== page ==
At the time when Henry VIII was spending his father’s legacy on bringing both London and the Royal Palaces to the highest level of luxury and taste, Walthamstow was still a country village. It was a good place, too, for people who had made a fortune in London to buy a house and land so their children could grow up in healthier air.
This is a resource to support school groups learning local and Tudor history at KS2. It is designed to be used in conjunction with the information panels. A pdf of this resource and class activity can be downloaded by clicking the link below:
At the time when Henry VIII was spending his father’s legacy on bringing both London and the Royal Palaces to the highest level of luxury and taste, Walthamstow was still a country village – or, more accurately, a string of hamlets joined by lanes. Church End, where the church was and is, was one of these. A time traveller from the present day would find the nights dark, the roads muddy and the buildings few and unfamiliar.
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The church was in the same place but the windows and doors and stonework different. The house one day to be called the Ancient House was a farmhouse surrounded by meadows and fields. High Street and Hoe Street were in the same places, but lined only with a few substantial houses. There was no Lea Bridge Road, and anyone wanting to travel to London needed either to go south to Stratford and cross the Bow Bridge or cross the River Lea by the ferry at Tottenham. For those wanting to save the price of the ferry fare or bridge toll, there was always the Black Path from Walthamstow to the City. This was the drovers’ road where animals were driven to be sold at the London markets.
For the information panel on Tudor Walthamstow click here
But this was a privileged area, with prosperous farms, many producing some of the already immense quantities of produce needed to feed London. It was a good place, too, for people who had made a fortune in London to buy a house and land so their children could grow up in healthier air.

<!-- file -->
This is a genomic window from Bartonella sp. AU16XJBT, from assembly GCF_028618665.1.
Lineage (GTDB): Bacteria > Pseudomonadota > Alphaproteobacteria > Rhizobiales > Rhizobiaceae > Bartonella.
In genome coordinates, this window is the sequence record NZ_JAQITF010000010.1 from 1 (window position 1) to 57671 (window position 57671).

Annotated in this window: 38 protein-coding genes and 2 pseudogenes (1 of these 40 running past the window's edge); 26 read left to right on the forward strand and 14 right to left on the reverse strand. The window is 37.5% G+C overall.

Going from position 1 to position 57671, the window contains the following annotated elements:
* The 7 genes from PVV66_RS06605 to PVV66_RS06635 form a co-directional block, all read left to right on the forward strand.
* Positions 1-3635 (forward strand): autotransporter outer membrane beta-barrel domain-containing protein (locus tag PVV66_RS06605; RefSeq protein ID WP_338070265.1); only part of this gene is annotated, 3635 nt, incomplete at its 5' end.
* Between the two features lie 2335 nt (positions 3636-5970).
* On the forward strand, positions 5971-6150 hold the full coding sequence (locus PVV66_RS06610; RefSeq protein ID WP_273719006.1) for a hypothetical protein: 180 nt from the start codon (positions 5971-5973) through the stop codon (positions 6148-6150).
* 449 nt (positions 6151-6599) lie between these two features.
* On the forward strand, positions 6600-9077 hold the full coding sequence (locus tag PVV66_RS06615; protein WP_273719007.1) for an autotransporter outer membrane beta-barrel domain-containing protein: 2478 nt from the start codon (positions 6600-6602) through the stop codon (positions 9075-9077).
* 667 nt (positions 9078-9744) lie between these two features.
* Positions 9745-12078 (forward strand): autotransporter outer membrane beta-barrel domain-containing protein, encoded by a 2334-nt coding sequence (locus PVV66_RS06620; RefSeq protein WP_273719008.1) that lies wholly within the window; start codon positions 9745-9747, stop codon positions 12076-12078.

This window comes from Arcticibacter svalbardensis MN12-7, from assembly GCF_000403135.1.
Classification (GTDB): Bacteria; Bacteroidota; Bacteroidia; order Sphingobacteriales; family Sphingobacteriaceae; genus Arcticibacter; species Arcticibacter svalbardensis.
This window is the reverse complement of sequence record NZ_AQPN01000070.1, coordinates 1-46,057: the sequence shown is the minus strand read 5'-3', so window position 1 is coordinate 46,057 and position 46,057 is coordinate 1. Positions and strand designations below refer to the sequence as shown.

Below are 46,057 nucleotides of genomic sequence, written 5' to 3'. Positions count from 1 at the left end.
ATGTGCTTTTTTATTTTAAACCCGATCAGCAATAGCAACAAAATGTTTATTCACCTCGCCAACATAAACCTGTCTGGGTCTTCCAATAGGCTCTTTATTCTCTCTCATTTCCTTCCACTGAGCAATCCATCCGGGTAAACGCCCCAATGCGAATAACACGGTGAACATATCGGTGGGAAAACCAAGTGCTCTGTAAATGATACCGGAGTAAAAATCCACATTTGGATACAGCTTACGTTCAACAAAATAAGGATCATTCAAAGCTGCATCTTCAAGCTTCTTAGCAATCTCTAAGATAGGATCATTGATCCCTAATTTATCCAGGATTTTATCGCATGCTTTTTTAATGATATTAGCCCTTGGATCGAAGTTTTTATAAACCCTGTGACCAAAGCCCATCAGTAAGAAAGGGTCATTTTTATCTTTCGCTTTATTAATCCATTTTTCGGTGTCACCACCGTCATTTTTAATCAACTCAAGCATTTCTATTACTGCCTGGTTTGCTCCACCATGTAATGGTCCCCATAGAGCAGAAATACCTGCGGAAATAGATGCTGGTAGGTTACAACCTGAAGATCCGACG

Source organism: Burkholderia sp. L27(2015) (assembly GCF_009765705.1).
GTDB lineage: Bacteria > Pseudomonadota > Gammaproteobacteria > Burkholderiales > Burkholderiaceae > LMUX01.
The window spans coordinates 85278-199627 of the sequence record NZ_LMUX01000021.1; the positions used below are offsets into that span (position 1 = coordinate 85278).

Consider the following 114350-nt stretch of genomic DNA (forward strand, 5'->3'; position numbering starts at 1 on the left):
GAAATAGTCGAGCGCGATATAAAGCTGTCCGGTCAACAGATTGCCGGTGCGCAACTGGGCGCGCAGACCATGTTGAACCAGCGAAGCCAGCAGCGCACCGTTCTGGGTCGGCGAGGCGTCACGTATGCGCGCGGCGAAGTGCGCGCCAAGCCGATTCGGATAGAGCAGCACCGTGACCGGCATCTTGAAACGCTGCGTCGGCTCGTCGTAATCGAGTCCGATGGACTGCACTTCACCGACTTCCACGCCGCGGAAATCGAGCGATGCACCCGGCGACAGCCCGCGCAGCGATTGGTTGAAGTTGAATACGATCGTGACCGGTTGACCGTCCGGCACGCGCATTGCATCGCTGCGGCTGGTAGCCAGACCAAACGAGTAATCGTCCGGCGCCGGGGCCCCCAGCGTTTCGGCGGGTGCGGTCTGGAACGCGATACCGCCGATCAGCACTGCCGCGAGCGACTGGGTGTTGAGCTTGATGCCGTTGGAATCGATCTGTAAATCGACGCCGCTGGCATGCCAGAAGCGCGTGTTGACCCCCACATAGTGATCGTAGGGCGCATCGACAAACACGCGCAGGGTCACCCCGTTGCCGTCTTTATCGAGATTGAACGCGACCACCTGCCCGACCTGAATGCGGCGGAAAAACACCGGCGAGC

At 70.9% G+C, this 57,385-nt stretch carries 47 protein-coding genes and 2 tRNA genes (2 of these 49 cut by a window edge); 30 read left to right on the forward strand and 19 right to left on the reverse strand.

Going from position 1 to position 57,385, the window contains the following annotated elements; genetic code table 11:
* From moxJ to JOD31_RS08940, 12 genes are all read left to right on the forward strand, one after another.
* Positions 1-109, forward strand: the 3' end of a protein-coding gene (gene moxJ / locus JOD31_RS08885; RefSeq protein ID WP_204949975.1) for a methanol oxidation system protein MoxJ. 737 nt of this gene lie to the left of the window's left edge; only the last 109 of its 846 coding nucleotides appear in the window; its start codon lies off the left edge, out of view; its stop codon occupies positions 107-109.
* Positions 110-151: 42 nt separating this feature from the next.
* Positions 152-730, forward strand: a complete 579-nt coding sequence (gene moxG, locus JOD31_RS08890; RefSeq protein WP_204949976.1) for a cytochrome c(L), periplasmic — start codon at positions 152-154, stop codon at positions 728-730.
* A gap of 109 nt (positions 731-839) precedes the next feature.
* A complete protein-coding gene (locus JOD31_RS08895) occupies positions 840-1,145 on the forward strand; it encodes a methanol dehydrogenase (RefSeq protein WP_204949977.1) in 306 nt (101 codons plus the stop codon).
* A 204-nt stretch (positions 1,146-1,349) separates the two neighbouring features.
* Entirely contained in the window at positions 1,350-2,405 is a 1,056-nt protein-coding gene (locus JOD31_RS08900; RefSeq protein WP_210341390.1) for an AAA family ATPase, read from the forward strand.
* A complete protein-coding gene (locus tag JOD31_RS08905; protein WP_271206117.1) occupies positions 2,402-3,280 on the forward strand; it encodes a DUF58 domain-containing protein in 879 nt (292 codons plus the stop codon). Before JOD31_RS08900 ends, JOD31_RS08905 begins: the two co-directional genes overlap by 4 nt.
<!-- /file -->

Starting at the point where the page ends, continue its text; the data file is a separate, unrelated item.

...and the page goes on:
Two of the Bassanos did just that, acquiring at least two houses and plots of farmland, one near what is now the High Street and the other in the Wood Street area. The Bassanos became well respected members of the local community for several generations.
To read ‘Venice and the Bassanos’ about the family’s life before they came to England click here
While we do not have detailed descriptions of the Bassanos’ house, it is very likely to have been a timber framed house similar to the one now known as the Ancient House, which was rebuilt in the years before the Bassanos’ arrival, and which was typical of the area. If so, it was a hall house, with a central living area and with extensions on each end, one for the kitchens and the other for private space and bedrooms for the family. By the time the Bassanos came to Walthamstow the house might well have had brick chimneys and a separate dining room for the family rather than the whole household, including the servants, eating together every day. There would certainly have been several living-in servants to do the work of the house, and more to run the home farm that would have produced much of the food for the household.
To read more about the Bassano family coming to England, click here
At this time anyone who could afford it would eat as much meat or fish as they could. This, though, was cooked in many different ways – joints were appreciated, but so were spiced stews and pies. Better-off people would eat vegetables in season, for example a dish of peas or asparagus. And everyone would eat vegetable broth in winter when food was short, especially after a bad harvest. Everyone ate a lot of bread, fine white manchet for the grandest, coarse rye bread for those at the bottom of the social heap, and something resembling modern wholemeal for those in between. There were, as yet, no potatoes, tomatoes or tea or coffee or chocolate. Most people drank ale (not yet beer) with most meals, with wine for the better off. Fruit was regarded with suspicion as being indigestible, and usually cooked before eating.
At this time, as we have seen, most music and entertainment happened at home. And everyone expected to sing, dance and, ideally, would play one or more musical instruments.
For more information on Tudor music making click here
There were Bassanos in Walthamstow for at least a hundred years – one of them had to pay extra tax in 1615 instead of helping to maintain local roads. And in London, there were Bassanos living at their house in Mark Lane until at least the 1640s.
To read more on what happened to the Bassano family after the Tudor period click here